(PG, Warner Bros., 116 mins., theatrical release date: March 19, 1982)
Sidney Lumet's Deathtrap, based on the long-running Ira Levin twister which premiered on stage in 1978, plays to win and then plays all over again, becoming more playful with each curveball. It's a blatant pun to hang an opening statement on, but Levin and the characters he wrote kid knowingly with the impetus of creation, the huffing motivation and the dramaturgic glossary of the pre-production stage. And Lumet, whose Christie adaptation Murder on the Orient Express will be getting revamped by Kenneth Branagh, has relinquished his grittier side (12 Angry Men, Dog Day Afternoon, Before the Devil Knows You're Dead) for sprightly humor and potboiler suspense. The main character, an over-the-hill author of theatrical murder mysteries (with names such as "Gunpoint," "In for the Kill" and "The Murder Game") realizes while clutching his own outside goldmine: "Even a gifted director couldn't hurt it." One can easily picture Lumet coming to the same epiphany with Levin's sure thing, rewritten for the screen by Jay Presson Allen.
Sidney Bruhl (Michael Caine) could use such a windfall more than Sidney Lumet. "Murder Most Fair" has just opened appallingly at the Music Box, his fourth successive flop and the catalyst for derisive jeers from producer Seymour Starger (Joe Silver) and the theater critics on TV, among them Joel Siegel and Jeffery Lyons. "I'm doing the only sensible thing," Bruhl screams at his wife Myra (Dyan Cannon), who's resting up back at his Easthampton abode. "I'm getting pissed!" But he gets too soused and misses the train station, reaching the end of the line at Montauk ("Bloody symbolic"). Further humiliating him is the unimpeachable first draft of a play called "Deathtrap," written and sent by one Clifford Anderson, who attended Bruhl's most recent college seminar. Estimating its value at up to $5,000,000 (not including T-shirt sales), Bruhl looks at the antique mace on his wall mount of weapons, stage props and genuine articles both, and contemplates making a killing.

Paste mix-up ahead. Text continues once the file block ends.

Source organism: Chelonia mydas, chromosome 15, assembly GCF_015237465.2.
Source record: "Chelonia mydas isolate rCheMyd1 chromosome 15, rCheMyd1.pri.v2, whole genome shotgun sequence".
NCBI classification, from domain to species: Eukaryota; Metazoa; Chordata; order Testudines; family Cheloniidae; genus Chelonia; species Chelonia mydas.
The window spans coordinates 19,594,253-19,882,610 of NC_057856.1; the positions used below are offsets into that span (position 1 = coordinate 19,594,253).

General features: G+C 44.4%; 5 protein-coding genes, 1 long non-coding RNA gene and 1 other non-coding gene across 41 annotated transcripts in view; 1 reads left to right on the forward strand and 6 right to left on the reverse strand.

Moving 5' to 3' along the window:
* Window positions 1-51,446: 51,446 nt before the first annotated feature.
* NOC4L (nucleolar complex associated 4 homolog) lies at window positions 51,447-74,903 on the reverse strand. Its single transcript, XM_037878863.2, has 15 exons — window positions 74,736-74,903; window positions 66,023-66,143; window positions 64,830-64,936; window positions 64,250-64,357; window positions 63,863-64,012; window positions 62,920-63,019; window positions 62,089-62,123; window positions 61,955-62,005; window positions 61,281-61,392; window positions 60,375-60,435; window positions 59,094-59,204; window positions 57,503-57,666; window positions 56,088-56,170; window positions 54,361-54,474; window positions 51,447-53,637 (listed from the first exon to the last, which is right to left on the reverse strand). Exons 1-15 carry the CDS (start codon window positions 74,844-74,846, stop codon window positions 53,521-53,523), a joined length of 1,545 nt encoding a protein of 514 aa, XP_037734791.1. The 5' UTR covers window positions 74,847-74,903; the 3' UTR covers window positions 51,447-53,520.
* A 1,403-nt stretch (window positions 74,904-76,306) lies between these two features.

The purse-clutching Myra, whose angina has set her constantly on edge, is catatonic at how serious Bruhl is about the murder plot. He calls Anderson up and invites him over under the pretext of collaboration and counseling. When Bruhl goes to pick up the first-time protégé, it's not a "glandular case" or a stammering dolt he encounters, but a handsome boy scout. Anderson (Christopher Reeve), taking along the proof of his beckoning career's work, coyly rebukes Bruhl's egomaniacal assistance, all the while Myra raises a voice of frazzled conscience. Alas, Bruhl bluffs his way into one-upping Anderson by proclaiming he's got two hot new projects. One of which is based on Harry Houdini, the better for Bruhl to entice Anderson to try on "trick" handcuffs.
Welcome to Act I of Ira Levin's (filmed) play, the 40-minute set-up for ever more chicanery fraught with suspicion, envy and homicidal urges. Deathtrap continues the battle of wills between Anderson and Bruhl, but what happens is far too eccentric and witty to dictate in review form. 35 years later, it is fairly known that a chaste smooch between Caine and Reeve appalled straight audiences, inspiring novelty musician Tom Smith to claim that "Two Guys Kissin' (Ruined My Life)." Mad Magazine ridiculed the film in their October 1982 issue, and Dyan Cannon was singled out by the Golden Raspberry committee for a Worst Supporting Actress nomination (Cannon, Rutanya Alda from Amityville II: The Possession and Colleen Camp in The Seduction all lost to Aileen "Annie" Quinn).